Our analysis has also demonstrated the potential role that remarkability metrics derived from social media data could play in understanding the significance of specific hydrometeorological events. Because they are temporally continuous and spatially dense, social media data potentially allow for a more localized mapping of impacts than may be possible with standard data sources. In addition, these data integrate over multiple pathways by which residents are affected, which may differ from location to location, and measure a more standardized impact, in terms of social consequences, than metrics based exclusively on physical thresholds. For both these reasons, impact thresholds based on remarkability may be particularly useful for comparing the sensitivity of communities across large geographic areas, in addition to being of use to local planners and communities.


Data sources and processing

Twitter data are all tweets geolocated within 235 shoreline counties along the Atlantic and Gulf coasts of the United States between March 2014 and November 2016. The sample contains Tweets from over five million unique users. The number of Twitter users steadily increases over time, with a sharp drop in late 2014 likely associated with a change in Twitter’s policy on geolocating Tweets (Supplementary Fig. 3). The number of Twitter users is included as a control variable in all regressions.

Tweets about flooding were identified using a simple bag-of-words approach where any tweet containing one of the following phrases was identified as being about coastal flooding:

flood, floods, flooded, flooding, flood hazard, aquatic hazard, storm drain, storm drains, stormdrain, stormdrains, subside, subsiding, drain, drains, drainage, rising waters, rising water, crest, crested, waters have risen, water has risen, waters rose, water level, river rose, sea rose, tide, tidal, record high, sandbag, sandbags, high water, high waters, covered by water, water level, doused, douse, drenched, drench, drenches, inundate, inundated, inundates, low-lying, low lying, low elevation.

The error rate in this classification system and the implications of those errors for our conclusions were systematically assessed through a manual validation of all 3305 tweets identified as being flood related from three counties randomly selected from the set of outlier counties. This analysis indicates that while the false-positive rate is high (64%), this error is not correlated with tide height and therefore is unlikely to bias estimates in our analysis (additional discussion Supplementary Table 3). The total number of tweets, total number of flood-related tweets, and total number of Twitter users are aggregated to the county-by-day level.

Tide data for 132 gauge stations along the Atlantic and Gulf coasts were obtained from NOAA. Gauges had to be active between 2014 and 2016 and have a record dating back to 2009. Following Sweet and Park28 flooding thresholds for each gauge were obtained from the NOAA’s AHPS. For gauges where the closest AHPS station was more than one mile away, approximations based on Sweet et al.11, in which flooding thresholds are defined based on the great tidal range at the gauge (difference between MHHW and MLLW), were used.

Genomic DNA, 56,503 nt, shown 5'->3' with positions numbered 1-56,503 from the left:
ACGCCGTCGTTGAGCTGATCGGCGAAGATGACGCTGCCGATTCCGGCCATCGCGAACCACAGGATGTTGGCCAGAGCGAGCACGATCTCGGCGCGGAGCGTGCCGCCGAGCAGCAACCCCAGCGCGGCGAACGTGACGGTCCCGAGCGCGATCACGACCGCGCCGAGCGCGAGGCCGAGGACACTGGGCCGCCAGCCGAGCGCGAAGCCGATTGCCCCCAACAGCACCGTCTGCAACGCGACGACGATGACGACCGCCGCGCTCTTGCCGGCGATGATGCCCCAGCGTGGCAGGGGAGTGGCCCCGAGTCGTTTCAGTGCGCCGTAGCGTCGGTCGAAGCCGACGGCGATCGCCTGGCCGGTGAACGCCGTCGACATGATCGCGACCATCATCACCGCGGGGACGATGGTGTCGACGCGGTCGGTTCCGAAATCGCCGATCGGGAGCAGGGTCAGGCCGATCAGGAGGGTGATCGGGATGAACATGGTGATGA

Each county was mapped to the tide gauge that was nearest to the population-weighted centroid of the county30, resulting in 82 stations used in the analysis. Daily total and cumulative 5-day rainfall were calculated for each county as a spatial average of PRISM data29.

Definition and estimation of noticeable flood thresholds

To estimate an aggregate, average response function across the whole sample (Fig. 2), data from all counties are pooled and aggregated to the weekly level. At the weekly level, there is a sufficient number of flood-related tweets that the variable can be treated as continuous and the regression estimated using OLS (Eq. 2).

$${\mathrm{asinh}}({\mathbf\it{y}}_{cw}) = \beta _c + \beta _1I\left( {{\mathbf\it{h}}_{{\mathbf{cw}}}\, > \, F_c} \right) + \beta _2({\mathbf\it{h}}_{{\mathbf{cw}}} - F_c) \times I\left( {{\mathbf\it{h}}_{{\mathbf{cw}}}\, > \, F_c} \right) + {\mathbf\it{X}}_{{\mathbf{cw}}}$$

With variables defined as described in the main text except all variables are at the weekly (w) instead of daily (d) level and the threshold for each county is the minor flood stage of the nearest tide gauge (Fc). The inverse hyperbolic sine transformation is similar to a log transformation for nonnegative variables except it allows zeroes to be retained in the analysis31. The vector of control variables (Xcd) includes a quadratic in cumulative 5-day precipitation, the inverse hyperbolic sine of the number of Twitter users in that county and week, and fixed effects (dummy variables) for county, state-month, and year. Collectively these fixed effects flexibly control for all time-invariant differences between county, state-specific seasonal effects, and common time trends. Standard errors are clustered at the state level, accounting for within-state spatial and temporal autocorrelation.

To estimate county-specific flood thresholds, analysis is done at the daily level. For each county with a sufficient density of flood-related tweets (at least 25% of days with more than 0), a negative binomial model is fit using the formula given in Eq. (1). Negative binomial models account for the discrete nature of the number of flood-related posts at the daily level, while allowing for overdispersion of the data. All thresholds between the 50th and 99th percentile of observed tide heights are tested, in 2 cm increments. The model with minimum AIC is selected, after constraining the set of models to those with positive coefficients for the tide height coefficients. This leaves 140 counties for which there are sufficient data where models are successfully identified.

The noticeable flood threshold for each county (\(T_{c\_25}\)) is defined as the threshold for the selected model (\(A_c^ \ast\)) if the discontinuity at the threshold is >25%, or the point above the threshold where flood-related tweets increase by 25% (Eq. 3)

$$T_{c\_25} = {\mathrm{max}}(A_c^ \ast ,A_c^ \ast + \frac{{0.25 - \beta _1}}{{\beta _2}})$$

Standard errors for \(T_{c\_25}\), used to identify outlier counties where \(T_{c\_25}\) is statistically different from the minor flood threshold, are calculated using the delta method32.

Reporting summary

Further information on research design is available in the Nature Research Reporting Summary linked to this article.